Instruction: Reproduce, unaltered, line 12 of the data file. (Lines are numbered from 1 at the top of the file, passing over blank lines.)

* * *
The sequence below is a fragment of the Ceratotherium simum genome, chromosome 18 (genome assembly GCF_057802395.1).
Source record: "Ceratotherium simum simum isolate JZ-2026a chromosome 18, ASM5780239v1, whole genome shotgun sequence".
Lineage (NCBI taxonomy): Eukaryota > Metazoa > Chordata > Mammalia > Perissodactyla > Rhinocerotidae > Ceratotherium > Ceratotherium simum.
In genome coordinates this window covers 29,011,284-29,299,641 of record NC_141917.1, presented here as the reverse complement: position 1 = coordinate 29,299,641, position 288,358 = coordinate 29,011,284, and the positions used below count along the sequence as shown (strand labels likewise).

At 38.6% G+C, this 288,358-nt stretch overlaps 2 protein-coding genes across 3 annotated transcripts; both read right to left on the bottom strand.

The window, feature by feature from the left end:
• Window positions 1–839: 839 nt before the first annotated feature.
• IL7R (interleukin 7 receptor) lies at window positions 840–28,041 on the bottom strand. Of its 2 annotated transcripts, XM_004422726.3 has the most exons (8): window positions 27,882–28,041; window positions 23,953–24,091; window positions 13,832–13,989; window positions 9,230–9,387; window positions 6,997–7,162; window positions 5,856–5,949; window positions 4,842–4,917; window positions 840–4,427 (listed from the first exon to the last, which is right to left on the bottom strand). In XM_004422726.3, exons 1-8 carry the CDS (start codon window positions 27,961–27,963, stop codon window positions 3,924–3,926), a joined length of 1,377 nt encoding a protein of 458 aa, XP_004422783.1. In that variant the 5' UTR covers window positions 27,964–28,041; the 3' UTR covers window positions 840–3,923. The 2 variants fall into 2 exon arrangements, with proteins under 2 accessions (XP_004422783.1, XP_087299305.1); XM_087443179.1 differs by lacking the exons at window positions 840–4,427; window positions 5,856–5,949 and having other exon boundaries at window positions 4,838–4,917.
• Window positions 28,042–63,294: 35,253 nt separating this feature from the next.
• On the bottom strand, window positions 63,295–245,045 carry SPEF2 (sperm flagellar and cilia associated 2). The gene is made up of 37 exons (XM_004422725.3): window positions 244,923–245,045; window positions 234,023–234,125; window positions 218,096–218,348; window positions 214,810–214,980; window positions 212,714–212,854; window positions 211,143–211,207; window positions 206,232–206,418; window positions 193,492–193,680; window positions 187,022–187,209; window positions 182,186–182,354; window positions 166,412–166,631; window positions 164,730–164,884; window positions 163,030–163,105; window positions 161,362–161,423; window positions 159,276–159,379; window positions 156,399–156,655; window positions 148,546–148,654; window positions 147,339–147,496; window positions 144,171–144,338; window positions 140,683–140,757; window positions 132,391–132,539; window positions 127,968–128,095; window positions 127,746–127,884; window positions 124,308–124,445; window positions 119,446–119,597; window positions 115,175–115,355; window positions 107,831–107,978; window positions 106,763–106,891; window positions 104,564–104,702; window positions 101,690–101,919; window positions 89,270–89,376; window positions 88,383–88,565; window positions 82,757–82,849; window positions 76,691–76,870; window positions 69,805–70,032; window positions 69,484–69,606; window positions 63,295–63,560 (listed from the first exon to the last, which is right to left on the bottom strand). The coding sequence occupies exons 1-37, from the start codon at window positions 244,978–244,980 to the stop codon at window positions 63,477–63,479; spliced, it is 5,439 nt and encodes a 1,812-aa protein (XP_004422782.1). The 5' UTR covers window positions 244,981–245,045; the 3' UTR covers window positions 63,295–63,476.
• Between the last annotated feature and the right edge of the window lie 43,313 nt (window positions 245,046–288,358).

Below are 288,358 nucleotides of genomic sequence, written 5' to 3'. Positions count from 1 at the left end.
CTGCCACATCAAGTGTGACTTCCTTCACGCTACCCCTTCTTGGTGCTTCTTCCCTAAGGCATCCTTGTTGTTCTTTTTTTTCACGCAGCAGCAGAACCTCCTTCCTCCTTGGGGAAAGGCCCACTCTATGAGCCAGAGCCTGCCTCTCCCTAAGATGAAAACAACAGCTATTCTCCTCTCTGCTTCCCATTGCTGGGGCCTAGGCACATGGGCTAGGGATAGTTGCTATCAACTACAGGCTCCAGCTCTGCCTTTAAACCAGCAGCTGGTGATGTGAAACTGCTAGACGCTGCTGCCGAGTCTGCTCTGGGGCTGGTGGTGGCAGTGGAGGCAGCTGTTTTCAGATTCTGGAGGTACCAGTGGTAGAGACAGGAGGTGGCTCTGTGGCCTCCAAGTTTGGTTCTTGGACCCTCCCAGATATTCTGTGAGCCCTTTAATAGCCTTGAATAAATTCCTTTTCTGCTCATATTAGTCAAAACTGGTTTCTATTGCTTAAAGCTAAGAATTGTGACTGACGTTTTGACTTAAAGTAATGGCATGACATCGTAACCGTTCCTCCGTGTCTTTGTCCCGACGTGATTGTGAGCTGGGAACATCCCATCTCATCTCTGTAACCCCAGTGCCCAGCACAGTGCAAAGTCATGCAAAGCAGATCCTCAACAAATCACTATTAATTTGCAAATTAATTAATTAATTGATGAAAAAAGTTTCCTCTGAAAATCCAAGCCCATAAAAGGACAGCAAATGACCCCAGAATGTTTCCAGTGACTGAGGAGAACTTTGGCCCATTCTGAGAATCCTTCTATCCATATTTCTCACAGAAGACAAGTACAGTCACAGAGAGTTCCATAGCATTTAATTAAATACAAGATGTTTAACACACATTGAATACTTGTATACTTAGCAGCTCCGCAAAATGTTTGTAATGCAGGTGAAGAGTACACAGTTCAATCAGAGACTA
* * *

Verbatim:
Below are 288,358 nucleotides of genomic sequence, written 5' to 3'. Positions count from 1 at the left end.